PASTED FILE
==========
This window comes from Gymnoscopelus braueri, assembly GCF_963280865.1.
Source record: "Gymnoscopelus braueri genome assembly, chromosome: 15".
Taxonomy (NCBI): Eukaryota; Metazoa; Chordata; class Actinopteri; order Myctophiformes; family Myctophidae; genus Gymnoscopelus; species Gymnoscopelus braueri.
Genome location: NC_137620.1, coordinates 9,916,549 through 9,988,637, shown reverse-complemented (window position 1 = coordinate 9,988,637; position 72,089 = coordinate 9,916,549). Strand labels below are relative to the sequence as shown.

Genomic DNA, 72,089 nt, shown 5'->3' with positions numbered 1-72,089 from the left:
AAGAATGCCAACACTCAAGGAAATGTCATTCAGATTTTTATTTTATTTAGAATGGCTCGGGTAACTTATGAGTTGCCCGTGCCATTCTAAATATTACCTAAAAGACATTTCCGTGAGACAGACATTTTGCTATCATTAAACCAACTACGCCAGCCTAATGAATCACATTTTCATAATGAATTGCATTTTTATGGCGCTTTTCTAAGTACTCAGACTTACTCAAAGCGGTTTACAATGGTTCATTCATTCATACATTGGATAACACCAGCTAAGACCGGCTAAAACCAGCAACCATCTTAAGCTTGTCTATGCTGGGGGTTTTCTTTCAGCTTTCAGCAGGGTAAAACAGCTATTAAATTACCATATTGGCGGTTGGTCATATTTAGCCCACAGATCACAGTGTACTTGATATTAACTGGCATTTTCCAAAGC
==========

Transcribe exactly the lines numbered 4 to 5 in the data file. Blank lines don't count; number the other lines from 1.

Genome location: NC_137620.1, coordinates 9,916,549 through 9,988,637, shown reverse-complemented (window position 1 = coordinate 9,988,637; position 72,089 = coordinate 9,916,549). Strand labels below are relative to the sequence as shown.

Genomic DNA, 72,089 nt, shown 5'->3' with positions numbered 1-72,089 from the left: